Rylko said there has been very good compliance with the ordinance from the public and they've received few negative comments about it, mostly from smoking rights groups outside the town.

"We've had a lot more positive feedback than negative on the whole ordinance," he said.

No cutback in cig, liquor, and lottery sales in IL

I see WBBM radio here in Chicago (780 AM) is reporting no cutbacks in cig, liquor, and lottery sales for the state of Illinois.

July 1st is when the new budget year began. And that was 4.5 months ago. That ain't a long time to examine a cutback on sales on anythang.

Actually, in the case of cig sales around here, I can't see sales getting worse. A pack is already too Fkin high in price. Maybe if the price goes up again, cig sales might see anotha cutback.

There are probably cutbacks by region. Like there are fewer people buying cigs legally in my area. But in Southern IL, sales are probably steady on cigs cause those smokers don't have to even worry about paying 6 bucks per pack.

Sunday, November 16, 2008

12 reasons to KEEP smoking

There were so many Fked up lies on that list of 12 reasons to quit smoking, it'll make you puke.

(If you wanna view the list me is referring to, you can CLICK THIS.)

Lemme see if I can think of 12 reasons on why a smoker should neva quit (in no particular order-this is brainstormin)

1) Smoking helps you make new friends. Since people are out more often, they obviously run into fellow smokers a lot.

2) Smoking helps you eat less by curbing your appetite. This point benefits smoking chicks more. Since some chicks view cigs as weight loss tools. And it is true that if a lady who used to be slim while she smoked...she would gain a lotta weight back if she quits. Cause she would be eating more.

3) Smoking is a good alternative to eating junk food. I'd ratha smoke a menthol than to eat mint-flava'd candy.

4) Smoking helps prevent Alzheimers. My grandpa didn't get Alzheimers til he stopped smoking his nonfiltered Camels.

5) Smoking helps prevent you from getting certain diseases. I rememba reading this somewhere within the groups and the forums...I forgot where though.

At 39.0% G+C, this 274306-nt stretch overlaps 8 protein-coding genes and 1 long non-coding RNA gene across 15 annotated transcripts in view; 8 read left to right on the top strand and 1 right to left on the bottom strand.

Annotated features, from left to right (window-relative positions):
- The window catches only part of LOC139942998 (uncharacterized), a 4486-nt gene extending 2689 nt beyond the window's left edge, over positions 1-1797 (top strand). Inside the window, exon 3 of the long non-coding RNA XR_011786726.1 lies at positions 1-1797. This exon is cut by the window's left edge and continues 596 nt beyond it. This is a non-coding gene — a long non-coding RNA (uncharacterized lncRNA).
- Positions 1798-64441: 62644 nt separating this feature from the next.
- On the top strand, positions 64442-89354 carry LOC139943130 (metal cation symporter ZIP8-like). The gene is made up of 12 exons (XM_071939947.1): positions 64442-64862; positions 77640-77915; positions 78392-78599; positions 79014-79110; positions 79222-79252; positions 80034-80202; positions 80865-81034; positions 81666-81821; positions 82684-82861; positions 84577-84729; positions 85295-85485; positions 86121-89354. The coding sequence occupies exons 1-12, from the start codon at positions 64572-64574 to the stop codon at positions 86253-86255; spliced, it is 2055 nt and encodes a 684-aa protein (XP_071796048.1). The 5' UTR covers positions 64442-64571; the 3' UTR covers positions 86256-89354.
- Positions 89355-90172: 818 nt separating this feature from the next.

6) Smoking helps you use money more wisely. Antis Btch about smokers wasting money on cigs. But hey, at least buying one carton per week is a he!!uva lot more cheapa than someone who wastes 100s of bucks in a smoke-fre casino per week. Call me when you actually win somethang, motha.

7) Smoking is more of a hobby. Not a habit.

8) Smoking plays a role in preventing lung cancer. Antis don't wanna believe this. But at least I don't make up sh!t as they do. Seems like most of the people who do get LC are eitha nonsmokers and ex-smokers who get it afta they quit. Makes you wonder if those ex's would've gotten LC at all if they kept on smoking.

9) Smoking relaxes your mind. When a smoker is peed off, stressed out, or basically has too much negative sh!t on his/her mind, what's the first thang the smoker does? Light up a cig. It ain't no lie smoking makes a good reliever for stress.

10) There are cig flavas that satisfy smokers of all ages and races. One beauty of smoking is there are various flavas to choose from if you prefa cigars. There's a flava for everyone almost. If you don't like one flava, find the one that's the best for you. There are different flavas for cigs too aside from menthols...although there's that talk of banning the different flavas for cigs.

11) Smoking makes men look handsome. This actually depends on the type of chick the man meets. Cause most of the ladies who called me handsome before were smokers themselves.

12) Smoking helps some enjoy alcoholic drinks more. I heard this point before about beer tasting betta when you drink it while smoking cigs.

There, that's MY list of 12 reasons to keep smoking.